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Can Athletes Fight Sportswashing in 2022?

Russia’s invasion and sanctions have highlighted the extent to which regimes use sports to improve their public image, a process known as sportswashing.

England striker and captain, Harry Kane, has called on World Cup captains to use their profile to highlight human rights abuses in Qatar. Russia’s invasion and subsequent sanctions on Chelsea owner Roman Abramovich have highlighted the extent to which regimes that violate human rights use sports to improve their public image on the international stage, a process known as sportswashing. According to the Guardian, Kane believes that the time is now for captains to speak out about human rights abuses.

How Do Regimes Benefit from Sportswashing?

Sportswashing is not new. Adolf Hitler used the 1936 Olympic Games in Berlin to try and burnish his racist notions of Aryan and German superiority. The term itself is, however, from a 2018 report by AMnesty International, which showed that human rights abusers used sports to improve their public image, particularly in the West.

Journalists and fans often ignore how closely entwined sports are with money, politics and power. In the heat of competition and the joy of belonging, clear signs of sportwashing are neglected. Some of the biggest sporting events and sports clubs have been used by Russia, China, Qatar, the United Arab Emirates (UAE) and Saudi Arabia, among other violators of human rights, to improve their global image.

French football club Paris Saint-Germain are effectively owned by Qatar, who sponsor German giants Bayern Munich and Italian club Roma and have a “foundation project” with Real Madrid. The UAE’s Fly Emirates sponsors Real Madrid. Abu Dhabi (part of the UAE) owns Manchester City. Newcastle were recently effectively bought by Saudi Arabia. Russia hosted the last World Cup and has used state gas firm Gazprom to sportswash its image with sponsorships of German club Schalke, and Manchester United. This chart shows the sportswashing scene in 2019.

What’s Happening With Sportswashing in 2022?

In 2022, the Olympic Games will be held in Beijing China, and the World Cup will be held in Qatar. This has led many people to consider whether they should go to these events or practice chess openings in 2022 and avoid being tarnished by them.

China has been accused of subjecting Uyghur Muslims to genoice, reducing civil rights in Hong Kong and preparing to invade Taiwan. Australia, Canada, the United Kingdom and the United States have all said they are not sending any government representatives to the Olympic Games because of China’s human rights violations. Nevertheless, they will send their athletes, making their moves nothing more than diplomatic theatre.

Qatar has a long history of human rights abuses. For instance, since 2010, over 6,500 migrant workers from Bangladesh, India, Nepal, Pakistan and Sri Lanka have died in Qatar. Construction of World Cup stadia has cost dozens of lives of migrant workers, with some workers going seven months without pay. Qatar also restricts freedom of expression, uses forced labor, criminalizes same-sex relationships and oppresses the LGBTQ+ community,  and does not enforce accountability for gender based violence or violence against minorities.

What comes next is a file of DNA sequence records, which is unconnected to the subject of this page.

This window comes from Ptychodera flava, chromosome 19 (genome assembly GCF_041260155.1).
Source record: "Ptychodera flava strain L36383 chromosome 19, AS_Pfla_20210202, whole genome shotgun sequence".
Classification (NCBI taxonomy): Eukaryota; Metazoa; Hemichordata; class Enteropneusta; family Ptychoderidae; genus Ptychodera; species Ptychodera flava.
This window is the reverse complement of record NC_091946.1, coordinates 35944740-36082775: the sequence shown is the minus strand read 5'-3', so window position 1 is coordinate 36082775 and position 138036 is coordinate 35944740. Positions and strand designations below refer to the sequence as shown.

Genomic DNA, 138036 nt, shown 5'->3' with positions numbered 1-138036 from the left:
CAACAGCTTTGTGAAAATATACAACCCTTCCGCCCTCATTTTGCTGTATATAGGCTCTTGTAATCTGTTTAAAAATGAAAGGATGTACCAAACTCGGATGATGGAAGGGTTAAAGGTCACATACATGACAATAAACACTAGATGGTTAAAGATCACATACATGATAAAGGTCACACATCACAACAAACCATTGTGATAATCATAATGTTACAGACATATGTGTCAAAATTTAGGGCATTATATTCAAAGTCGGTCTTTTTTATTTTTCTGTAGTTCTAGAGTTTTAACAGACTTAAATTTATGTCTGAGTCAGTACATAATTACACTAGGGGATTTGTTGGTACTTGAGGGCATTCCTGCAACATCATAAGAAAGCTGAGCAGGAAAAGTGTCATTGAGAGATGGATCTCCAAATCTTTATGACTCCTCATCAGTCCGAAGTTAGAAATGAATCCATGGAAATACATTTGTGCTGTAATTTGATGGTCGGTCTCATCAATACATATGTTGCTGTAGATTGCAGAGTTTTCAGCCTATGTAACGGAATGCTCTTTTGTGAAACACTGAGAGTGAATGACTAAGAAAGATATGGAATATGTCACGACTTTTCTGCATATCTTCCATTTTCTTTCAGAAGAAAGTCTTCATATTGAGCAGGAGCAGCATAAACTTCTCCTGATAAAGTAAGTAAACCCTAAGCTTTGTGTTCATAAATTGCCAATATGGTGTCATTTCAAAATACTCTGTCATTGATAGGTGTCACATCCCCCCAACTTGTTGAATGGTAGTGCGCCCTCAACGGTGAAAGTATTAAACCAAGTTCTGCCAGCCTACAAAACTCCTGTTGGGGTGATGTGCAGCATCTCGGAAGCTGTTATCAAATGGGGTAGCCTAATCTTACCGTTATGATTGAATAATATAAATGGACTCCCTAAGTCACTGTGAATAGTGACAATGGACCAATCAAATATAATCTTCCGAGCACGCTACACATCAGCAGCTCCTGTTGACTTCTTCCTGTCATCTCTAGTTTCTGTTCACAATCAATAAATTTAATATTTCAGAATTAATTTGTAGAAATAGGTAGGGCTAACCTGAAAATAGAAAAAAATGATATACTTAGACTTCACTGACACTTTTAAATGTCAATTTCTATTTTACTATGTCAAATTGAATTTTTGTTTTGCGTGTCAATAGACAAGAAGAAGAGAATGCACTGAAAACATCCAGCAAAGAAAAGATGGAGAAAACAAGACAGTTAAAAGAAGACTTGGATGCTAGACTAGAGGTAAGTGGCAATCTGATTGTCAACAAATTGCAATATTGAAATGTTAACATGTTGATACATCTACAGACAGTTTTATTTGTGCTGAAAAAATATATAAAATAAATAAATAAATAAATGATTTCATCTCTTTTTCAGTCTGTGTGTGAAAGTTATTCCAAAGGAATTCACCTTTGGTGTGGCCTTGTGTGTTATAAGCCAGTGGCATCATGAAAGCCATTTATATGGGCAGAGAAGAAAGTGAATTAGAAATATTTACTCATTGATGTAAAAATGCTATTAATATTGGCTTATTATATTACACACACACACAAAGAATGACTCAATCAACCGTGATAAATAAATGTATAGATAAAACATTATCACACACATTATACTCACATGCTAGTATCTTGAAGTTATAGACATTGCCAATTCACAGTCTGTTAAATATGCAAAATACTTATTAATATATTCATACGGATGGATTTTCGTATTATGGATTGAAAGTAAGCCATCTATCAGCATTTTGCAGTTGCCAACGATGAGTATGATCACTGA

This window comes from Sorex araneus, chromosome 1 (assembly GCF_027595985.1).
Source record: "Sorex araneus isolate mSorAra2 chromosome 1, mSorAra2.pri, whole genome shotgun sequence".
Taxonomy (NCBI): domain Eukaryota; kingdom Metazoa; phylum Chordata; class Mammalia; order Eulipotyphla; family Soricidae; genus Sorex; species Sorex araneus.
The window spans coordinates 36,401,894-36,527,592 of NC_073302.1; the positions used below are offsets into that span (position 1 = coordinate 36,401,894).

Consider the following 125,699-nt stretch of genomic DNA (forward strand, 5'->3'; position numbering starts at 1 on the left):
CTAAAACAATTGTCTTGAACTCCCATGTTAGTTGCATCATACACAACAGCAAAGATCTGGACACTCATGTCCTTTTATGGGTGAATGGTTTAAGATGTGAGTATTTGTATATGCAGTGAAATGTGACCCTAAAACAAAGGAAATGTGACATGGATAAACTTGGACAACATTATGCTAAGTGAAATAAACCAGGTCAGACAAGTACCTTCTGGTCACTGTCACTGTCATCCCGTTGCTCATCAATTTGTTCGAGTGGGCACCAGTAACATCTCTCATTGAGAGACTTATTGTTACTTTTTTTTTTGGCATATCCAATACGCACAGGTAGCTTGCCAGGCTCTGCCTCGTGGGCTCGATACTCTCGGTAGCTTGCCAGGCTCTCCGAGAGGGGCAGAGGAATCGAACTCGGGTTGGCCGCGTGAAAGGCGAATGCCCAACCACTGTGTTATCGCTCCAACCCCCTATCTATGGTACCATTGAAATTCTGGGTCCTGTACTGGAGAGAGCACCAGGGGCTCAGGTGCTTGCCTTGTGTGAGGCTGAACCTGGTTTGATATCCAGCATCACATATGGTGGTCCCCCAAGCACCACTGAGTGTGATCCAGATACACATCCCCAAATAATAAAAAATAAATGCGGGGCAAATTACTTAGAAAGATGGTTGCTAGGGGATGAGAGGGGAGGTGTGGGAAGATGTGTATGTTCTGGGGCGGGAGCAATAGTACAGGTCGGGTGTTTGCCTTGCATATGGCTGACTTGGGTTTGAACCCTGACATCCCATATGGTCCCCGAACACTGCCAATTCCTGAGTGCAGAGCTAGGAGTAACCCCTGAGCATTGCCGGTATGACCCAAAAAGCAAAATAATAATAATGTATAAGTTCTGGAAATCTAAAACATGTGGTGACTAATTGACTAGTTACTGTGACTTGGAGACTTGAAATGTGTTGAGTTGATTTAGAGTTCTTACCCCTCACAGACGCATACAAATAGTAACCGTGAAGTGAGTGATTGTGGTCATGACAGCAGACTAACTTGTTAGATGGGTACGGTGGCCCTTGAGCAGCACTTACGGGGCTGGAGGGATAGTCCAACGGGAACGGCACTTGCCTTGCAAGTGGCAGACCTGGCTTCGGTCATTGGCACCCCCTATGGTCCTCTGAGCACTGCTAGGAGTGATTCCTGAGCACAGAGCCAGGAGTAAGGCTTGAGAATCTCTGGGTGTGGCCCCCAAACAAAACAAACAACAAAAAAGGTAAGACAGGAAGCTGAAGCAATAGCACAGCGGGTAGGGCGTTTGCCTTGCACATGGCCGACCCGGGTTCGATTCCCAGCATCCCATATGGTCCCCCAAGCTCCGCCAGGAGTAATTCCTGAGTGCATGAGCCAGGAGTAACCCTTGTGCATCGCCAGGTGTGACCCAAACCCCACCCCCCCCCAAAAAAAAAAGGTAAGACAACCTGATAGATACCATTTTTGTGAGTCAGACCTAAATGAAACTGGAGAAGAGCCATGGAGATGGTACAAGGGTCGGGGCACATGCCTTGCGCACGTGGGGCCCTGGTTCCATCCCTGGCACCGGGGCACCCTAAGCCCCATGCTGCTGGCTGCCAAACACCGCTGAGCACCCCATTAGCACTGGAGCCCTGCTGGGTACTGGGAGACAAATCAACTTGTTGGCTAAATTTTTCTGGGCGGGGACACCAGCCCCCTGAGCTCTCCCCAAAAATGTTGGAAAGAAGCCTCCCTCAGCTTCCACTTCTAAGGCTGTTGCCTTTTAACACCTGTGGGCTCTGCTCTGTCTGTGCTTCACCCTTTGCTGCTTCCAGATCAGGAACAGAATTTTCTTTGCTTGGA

Meanwhile, Saudi Arabia’s sovereign wealth fund, which is headed by Crown Prince Mohamed Bin Salam, has already acquired Newcastle United. The country has also spent billions of dollars on hosting sports events. Bin Salman is accused of personally ordering the assassination of Jamal Khashoggi. Saudi Arabia’s invasion of Yemen has not received the attention that Russia’s invasion of Ukraine has, but it is even more devastating. Saudi Arabia has cracked down on women’s rights activists, intellectuals and reformers. Saudi Arabia is aiming to host a future World World Cup.

So What Does Harry Kane Want to Do About It?

Kane admits to being conflicted about the upcoming World Cup. As an athlete, he obviously wants to play at the greatest sporting event in the world. Kane is considering having conversations with fellow captains at his club side, Tottenham Hotspur or with other national team captains in order to form a united stance on the World Cup. If these conversations take place, it will have to be before the World Cup begins in November. He believes that captains have a platform to send a strong message about human rights abuses.

Kane understands his role as going beyond football. As a captain, he believes that he has a wider responsibility to speak out where there are injustices taking place. According to Kane, “It is important to talk about these things and not just hide away from them”.

When asked if Qatar should host the World Cup, he says he does not know the right answer, ultimately, the decision lies with FIFA. Footballers will have to balance the excitement of competing on the world’s greatest sporting stage, with an awareness of the human rights abuses going on and united action to speak out. Jesse Owens’ incredible performance at the 1936 Olympic Games shows that athletes can have a subversive impact for the good in events hosted for sportswashing purposes. Qatar may come to be remembered, not as a celebration of a cruel regime, but as a platform in which great athletes spoke up for the oppressed members of Qatari society.

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